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Middle Schooler Book Reviewer: Clean Getaway by Nic Stone

I just completed this delightful and engaging read by Ms. Stone. The fast paced story combines historical facts with contemporary characters dealing with current problems, some caused by past conflicts.

The story educates Scoob, an eleven-year-old boy, about the Green Book, a travel book used in the Jim Crow South to guide traveling people of color safely from town to town. The Green Book identified safe routes, cities, filling stations, hotels, and other amenities people of color could access while traveling. The main characters, G’ma, or Ruby Jean Lamar, is a seventy-six year-old grandmother running towards her past. She brings in tow her eleven-year-old grandson, Scoob, or William Lamar. The form of transportation is a sweet new RV. G’ma is an expert behind the wheel of her home on wheels as she navigates her grandson through her memories of a trip with Scoob’s long deceased and mysterious grandfather. G’ma shares her experiences of traveling through the south as a white women with her African American husband during a time when their marriage could be considered illegal in parts of the country. Surprisingly, the more Scoob learns about his G’ma and her somewhat sketchy past, the more mysterious she becomes. Could it be that this delightful and spunky grandmother had a somewhat shady past?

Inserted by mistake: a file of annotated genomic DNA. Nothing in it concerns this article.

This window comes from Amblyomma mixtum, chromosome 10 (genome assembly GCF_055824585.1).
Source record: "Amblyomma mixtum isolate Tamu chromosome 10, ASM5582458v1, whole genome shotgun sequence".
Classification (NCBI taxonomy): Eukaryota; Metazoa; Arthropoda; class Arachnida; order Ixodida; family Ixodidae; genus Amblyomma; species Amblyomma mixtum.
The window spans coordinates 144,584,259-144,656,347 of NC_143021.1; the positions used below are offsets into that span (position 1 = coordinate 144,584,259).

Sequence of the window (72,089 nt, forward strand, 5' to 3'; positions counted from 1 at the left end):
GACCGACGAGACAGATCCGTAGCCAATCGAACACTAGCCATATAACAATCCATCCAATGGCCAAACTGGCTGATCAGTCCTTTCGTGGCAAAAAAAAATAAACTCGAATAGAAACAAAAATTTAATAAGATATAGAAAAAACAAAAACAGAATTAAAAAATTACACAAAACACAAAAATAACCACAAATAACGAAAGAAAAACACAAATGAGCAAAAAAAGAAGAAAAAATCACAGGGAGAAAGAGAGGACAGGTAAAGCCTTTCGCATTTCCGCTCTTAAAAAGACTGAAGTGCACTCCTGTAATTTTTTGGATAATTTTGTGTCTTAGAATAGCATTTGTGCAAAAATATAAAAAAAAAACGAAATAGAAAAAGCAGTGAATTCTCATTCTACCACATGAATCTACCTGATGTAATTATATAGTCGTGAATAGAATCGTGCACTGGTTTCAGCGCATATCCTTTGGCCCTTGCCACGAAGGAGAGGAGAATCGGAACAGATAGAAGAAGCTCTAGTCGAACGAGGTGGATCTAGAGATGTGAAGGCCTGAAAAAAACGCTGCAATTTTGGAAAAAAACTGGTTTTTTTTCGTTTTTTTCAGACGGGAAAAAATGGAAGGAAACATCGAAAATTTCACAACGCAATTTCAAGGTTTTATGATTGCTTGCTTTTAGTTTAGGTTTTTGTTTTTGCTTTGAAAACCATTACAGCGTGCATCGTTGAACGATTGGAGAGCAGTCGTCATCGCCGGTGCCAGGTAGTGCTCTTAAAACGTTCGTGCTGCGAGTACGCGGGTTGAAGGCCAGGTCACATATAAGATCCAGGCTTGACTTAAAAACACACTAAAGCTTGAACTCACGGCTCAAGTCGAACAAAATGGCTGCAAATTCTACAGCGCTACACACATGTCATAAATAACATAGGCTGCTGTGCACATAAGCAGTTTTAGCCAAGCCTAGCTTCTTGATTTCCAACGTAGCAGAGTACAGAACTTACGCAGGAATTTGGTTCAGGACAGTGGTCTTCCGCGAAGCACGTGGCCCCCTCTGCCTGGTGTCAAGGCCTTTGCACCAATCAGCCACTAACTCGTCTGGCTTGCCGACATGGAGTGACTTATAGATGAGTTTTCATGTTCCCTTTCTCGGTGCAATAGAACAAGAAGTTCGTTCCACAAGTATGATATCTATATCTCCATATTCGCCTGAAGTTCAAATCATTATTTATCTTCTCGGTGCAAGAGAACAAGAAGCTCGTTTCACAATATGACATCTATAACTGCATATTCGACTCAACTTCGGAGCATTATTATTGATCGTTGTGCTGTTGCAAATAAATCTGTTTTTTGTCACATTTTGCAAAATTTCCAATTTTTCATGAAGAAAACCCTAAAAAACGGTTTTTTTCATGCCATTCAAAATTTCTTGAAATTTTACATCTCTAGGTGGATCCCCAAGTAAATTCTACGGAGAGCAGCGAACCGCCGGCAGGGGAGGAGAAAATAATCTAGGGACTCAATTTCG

Ms. Stone creates quirky, believable, and kind characters, struggling with conflicts in the moment and in the past. The intertwining storylines of the present compared to the past make for an interesting comparison of where society was half a century ago and how that past reflects on today. G’ma shares her problems traveling as a white woman with a black man as Scoob feels the discomfort of racism as they make a pitstop at a roadside diner, a jewelry store, and experiences.

There are plenty of lessons to learn from this story: honesty versus dishonesty, conformity versus rebellion, generational racism, and the connections of a family extending from mother to son to son are discussed and discovered throughout this road trip to Mexico.

This is the third novel by Nic Stone. Her novel Dear Martin reached #1 on the New York Times Bestselling list.

Children may have questions or need background knowledge about the Jim Crow South and the Green Book. I do recommend the book with a 4/5. This book would be great for kids from the 4th to 9th grade.


  • Subject Matter: The subject matter is engaging and educational. However, background information may be required.

  • Plot: The plot develops quickly.

  • Characters: The characters are believable and develop empathy.

  • Conflicts: There are multiple conflicts that engage the reader.

  • Language and Vocabulary: The language is simple enough for an elementary student and the use of figurative, creative writing will engage more experienced readers.

Florida Possible Banned Book Level – High because it is written by a minority and discusses facts that may be uncomfortable for those who continue to favor racist beliefs or attitudes.

Independent Reading Level: 9 – meaning a 9th grader down should be able to read this book independently. This means the vocabulary, sentence structure, and subject matter should be easily comprehensible to students between 4th and 8th grade.

Lexile Level 780L


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